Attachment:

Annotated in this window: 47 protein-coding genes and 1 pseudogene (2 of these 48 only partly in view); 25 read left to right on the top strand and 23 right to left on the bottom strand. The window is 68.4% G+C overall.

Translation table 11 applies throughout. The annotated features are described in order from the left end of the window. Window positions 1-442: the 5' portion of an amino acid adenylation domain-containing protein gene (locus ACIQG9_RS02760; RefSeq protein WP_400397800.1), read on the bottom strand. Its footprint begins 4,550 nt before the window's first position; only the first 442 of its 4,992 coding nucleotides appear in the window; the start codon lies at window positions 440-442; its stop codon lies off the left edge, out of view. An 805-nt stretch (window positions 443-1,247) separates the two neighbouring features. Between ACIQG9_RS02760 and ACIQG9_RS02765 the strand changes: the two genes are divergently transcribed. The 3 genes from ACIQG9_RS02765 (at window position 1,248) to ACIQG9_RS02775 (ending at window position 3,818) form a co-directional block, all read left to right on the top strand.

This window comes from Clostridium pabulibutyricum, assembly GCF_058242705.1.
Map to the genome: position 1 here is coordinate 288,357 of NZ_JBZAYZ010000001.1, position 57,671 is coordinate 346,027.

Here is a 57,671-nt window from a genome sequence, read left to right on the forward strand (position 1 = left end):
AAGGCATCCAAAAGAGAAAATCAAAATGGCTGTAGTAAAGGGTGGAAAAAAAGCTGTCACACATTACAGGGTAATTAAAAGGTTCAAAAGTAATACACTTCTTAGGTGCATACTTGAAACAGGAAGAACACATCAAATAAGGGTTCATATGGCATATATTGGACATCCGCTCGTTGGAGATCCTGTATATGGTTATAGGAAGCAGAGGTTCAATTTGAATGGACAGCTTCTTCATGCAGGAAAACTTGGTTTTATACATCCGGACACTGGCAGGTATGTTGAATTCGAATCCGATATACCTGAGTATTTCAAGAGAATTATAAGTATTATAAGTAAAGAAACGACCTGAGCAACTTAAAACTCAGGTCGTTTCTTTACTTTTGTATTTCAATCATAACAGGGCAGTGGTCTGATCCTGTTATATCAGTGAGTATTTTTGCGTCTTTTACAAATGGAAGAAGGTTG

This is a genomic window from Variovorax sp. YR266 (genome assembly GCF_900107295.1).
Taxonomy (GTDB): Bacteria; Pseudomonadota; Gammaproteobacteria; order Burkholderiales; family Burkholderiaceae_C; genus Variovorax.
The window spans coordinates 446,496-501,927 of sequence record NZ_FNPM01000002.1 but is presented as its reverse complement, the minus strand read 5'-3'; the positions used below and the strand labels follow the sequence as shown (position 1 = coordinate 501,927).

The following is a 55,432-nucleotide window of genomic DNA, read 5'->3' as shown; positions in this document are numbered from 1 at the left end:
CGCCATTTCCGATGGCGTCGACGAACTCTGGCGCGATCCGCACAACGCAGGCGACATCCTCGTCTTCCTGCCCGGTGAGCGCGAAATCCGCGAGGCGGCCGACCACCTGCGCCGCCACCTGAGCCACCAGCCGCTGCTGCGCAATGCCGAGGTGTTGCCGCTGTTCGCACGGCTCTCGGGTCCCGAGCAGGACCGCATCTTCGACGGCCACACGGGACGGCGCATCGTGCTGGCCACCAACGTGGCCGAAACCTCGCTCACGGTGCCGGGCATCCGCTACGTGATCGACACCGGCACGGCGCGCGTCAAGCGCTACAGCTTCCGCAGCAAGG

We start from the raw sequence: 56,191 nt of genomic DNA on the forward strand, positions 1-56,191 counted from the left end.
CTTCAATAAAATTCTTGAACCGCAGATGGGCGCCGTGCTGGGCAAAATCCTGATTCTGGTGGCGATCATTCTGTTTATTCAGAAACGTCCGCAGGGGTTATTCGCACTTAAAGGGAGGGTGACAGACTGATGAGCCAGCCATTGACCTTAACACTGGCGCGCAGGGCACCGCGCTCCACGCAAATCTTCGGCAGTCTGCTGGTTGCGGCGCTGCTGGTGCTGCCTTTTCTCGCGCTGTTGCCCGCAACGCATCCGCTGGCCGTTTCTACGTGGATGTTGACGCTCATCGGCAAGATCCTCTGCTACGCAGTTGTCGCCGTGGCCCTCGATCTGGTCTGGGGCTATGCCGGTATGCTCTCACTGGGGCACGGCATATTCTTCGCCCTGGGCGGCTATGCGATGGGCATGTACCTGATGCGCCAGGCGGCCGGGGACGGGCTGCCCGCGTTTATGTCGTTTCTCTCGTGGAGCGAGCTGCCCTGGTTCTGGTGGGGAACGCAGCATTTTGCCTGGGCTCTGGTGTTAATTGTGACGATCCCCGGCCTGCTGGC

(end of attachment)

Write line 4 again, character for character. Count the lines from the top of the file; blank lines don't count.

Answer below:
Map to the genome: position 1 here is coordinate 288,357 of NZ_JBZAYZ010000001.1, position 57,671 is coordinate 346,027.